Sunday, May 5, 2013
A thought for Sunday: the best jobs program = allow Medicare eligibility at age 55
- by New Deal democrat
Regular economic blogging will resume tomorrow (and I know, because the post is already cued up). In the meantime, consider the following thoughts over my Sunday morning coffee, which hopefully aren't too incoherent....
One of the many ranting points I see on progressive blogs is against "the top 20%" who are apparently presumed to be the functional equivalent of Jamie Dimon. Not so. Many of "the top 20%," in terms of wealth as opposed to income, are also known as "mom and dad." If you look at the Census Bureau's breakdown of average wealth by age group, the most prosperous are those on the verge of retirement. They've had 30 or 40 years to gradually build up savings. For example, a couple who each have $50,000 jobs (in today's dollars) and live frugally by spending half of their net earnings and saving the other half (roughly giving them $30,000 savings per year) will become millionaires in about 25 years (thanks to compounding and return on investments). Obviously this isn't the majority - the median wealth of people in the 55 - 64 cohort is something like $200,000 - but a non-trivial percentage of middle class workers ultimately reach this milestone.
And you know what they would like to do more than anythings else? Retire! I know this not only from personal conversations with my fellow fossils, but also through a discussion with an accountant recently in which he told me that the number one reason most of his older clients haven't retired yet is because they are afraid to before they are eligible for Medicare. Or they have to continue to work after age 65 themselves because they need their health insurance to cover their spouse until their spouse reaches age 65.
Meanwhile, people like David Leonhardt in the New York Times are writing about Today's Idled Youth," describing how the ongoing Hard Times have hit the young perhaps harder than any other group. They bought into the American Dream of studying for a degree, becoming a professional of some sort, and hoping for a decent middle class existence. Instead, they are taking clerical or entry level service jobs, or even worse, unable to find a job.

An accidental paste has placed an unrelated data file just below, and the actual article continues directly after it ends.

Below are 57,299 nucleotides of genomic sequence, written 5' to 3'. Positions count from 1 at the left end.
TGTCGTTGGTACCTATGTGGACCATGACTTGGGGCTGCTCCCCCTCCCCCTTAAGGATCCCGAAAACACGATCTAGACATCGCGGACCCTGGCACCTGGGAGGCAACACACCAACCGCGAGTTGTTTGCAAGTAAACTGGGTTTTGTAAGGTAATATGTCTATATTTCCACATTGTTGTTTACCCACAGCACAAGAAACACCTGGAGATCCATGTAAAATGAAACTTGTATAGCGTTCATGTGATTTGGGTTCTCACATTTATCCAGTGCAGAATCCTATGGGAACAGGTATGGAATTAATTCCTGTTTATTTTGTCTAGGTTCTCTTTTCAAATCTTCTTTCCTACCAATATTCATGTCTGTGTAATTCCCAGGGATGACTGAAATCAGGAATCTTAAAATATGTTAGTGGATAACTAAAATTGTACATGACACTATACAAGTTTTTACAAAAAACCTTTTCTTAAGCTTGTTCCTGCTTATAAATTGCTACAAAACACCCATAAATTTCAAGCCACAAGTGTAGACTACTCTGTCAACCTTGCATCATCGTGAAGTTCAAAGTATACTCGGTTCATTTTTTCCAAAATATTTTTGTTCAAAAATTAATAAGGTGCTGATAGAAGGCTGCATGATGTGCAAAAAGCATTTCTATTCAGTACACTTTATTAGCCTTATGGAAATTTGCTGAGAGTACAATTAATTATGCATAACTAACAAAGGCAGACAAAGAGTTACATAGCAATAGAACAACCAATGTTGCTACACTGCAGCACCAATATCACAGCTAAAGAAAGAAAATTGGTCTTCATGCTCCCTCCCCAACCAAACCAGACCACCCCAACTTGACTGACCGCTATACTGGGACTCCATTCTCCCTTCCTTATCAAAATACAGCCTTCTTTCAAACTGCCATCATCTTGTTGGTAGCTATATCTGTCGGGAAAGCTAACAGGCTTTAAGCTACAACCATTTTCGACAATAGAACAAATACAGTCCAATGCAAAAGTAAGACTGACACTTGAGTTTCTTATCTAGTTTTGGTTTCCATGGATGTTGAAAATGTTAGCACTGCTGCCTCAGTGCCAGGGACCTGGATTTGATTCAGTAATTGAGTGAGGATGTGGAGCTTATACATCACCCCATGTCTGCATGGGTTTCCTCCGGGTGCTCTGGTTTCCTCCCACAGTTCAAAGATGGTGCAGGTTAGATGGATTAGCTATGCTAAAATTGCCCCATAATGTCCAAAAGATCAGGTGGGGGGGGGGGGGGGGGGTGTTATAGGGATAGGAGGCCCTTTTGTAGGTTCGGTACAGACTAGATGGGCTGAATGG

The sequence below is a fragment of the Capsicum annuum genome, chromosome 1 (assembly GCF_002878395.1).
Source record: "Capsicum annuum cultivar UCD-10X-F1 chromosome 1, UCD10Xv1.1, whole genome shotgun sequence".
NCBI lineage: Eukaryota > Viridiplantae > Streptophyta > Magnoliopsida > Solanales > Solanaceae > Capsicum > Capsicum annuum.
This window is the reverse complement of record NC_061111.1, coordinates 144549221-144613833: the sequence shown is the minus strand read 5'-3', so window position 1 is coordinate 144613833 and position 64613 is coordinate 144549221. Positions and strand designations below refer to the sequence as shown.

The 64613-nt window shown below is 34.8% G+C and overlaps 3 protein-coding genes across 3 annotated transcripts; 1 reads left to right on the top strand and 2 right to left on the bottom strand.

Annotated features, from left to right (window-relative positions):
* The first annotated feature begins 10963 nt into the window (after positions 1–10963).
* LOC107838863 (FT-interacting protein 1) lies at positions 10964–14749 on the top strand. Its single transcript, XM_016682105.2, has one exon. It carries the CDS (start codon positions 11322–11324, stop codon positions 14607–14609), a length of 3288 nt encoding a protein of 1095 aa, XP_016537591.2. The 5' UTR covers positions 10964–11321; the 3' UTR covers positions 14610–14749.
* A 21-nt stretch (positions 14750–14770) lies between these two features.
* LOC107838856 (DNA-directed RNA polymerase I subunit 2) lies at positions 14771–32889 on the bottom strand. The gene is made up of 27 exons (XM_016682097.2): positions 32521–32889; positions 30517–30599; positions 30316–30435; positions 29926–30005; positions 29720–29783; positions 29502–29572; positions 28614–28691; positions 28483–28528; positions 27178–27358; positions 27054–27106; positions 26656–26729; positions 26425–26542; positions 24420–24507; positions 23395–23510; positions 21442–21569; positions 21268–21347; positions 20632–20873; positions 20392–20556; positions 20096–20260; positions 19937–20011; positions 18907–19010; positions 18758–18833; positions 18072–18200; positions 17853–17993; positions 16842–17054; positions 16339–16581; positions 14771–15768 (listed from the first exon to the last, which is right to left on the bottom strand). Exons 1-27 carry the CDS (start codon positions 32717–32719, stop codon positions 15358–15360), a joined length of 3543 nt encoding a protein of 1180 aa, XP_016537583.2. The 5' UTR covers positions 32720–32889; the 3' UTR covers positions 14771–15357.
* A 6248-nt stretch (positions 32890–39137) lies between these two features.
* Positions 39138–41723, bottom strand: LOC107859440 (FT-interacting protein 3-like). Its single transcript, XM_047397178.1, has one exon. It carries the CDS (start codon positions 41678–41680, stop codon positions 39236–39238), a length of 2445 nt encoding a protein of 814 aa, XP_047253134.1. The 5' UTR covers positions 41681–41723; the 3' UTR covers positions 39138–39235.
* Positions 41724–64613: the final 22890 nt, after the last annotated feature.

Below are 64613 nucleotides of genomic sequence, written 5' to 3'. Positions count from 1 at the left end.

You can see where I'm going with this now, right? Here we have the older workers, hobbling to the finish line, but unable to end the race. And here we have young workers, itching to get started, and they can't because there are no jobs, or no middle class jobs, for them.
And the one thing that would cause the many older workers who have saved for retirement to be able to leave the workfoce, and clear the way for those frustrated younger workers, is guaranteed medical care.
Fortunately, we have a program that provides exactly that: it's called Medicare, and according to those already on it, it works really really well. And it works at much lower administrative costs than for-profit private coverage (If I recall correctly, Medicare's administrative costs are something like 3%, vs. 15% for for-profit plans)(UPDATE: According to the CBO, Medicare's administrative costs are 2%, vs. 17% for for-profit plans. And Medicare premiums have consistently risen less than private health insurer premiums) . And also unlike for-profit plans, in Medicare there's no incentive to deny coverage. As in, yes you can buy into a private plan at age 60 for example, but it will be very expensive and you'd better pray they don't come up with an exclusion if a disease of age catches up with you.
Atrios has written a number of times about increasing Social Security payments. Balderdash, say I. If you really and truly want to make a dent in the persistent employment problem facing younger workers, allow anyone age 55 or above to buy into Medicare. Charge them annual premiums equal to what they would have to pay into Medicare at their same wage or salary until age 65 if they continued to work. You would be amazed to see how quickly Boomers can still move, cleaning out their offices and cubicles, when properly motivated. And then younger workers could move right in.
It'll never happen, of course, because it smacks of the New Deal, not the "21st Century" privatized solutions Barack Obama has touted since 2009. And of course the GOP will never allow it, not just because it smacks of the New Deal, but because if Obama came out in favor of it, they would oppose it for the simple reason of opposing everything Obama wants.
But that doesn't mean we shouldn't acknowledge that it is a real solution to a real problem, and collectively rub Washington's Very Serious People's noses in it.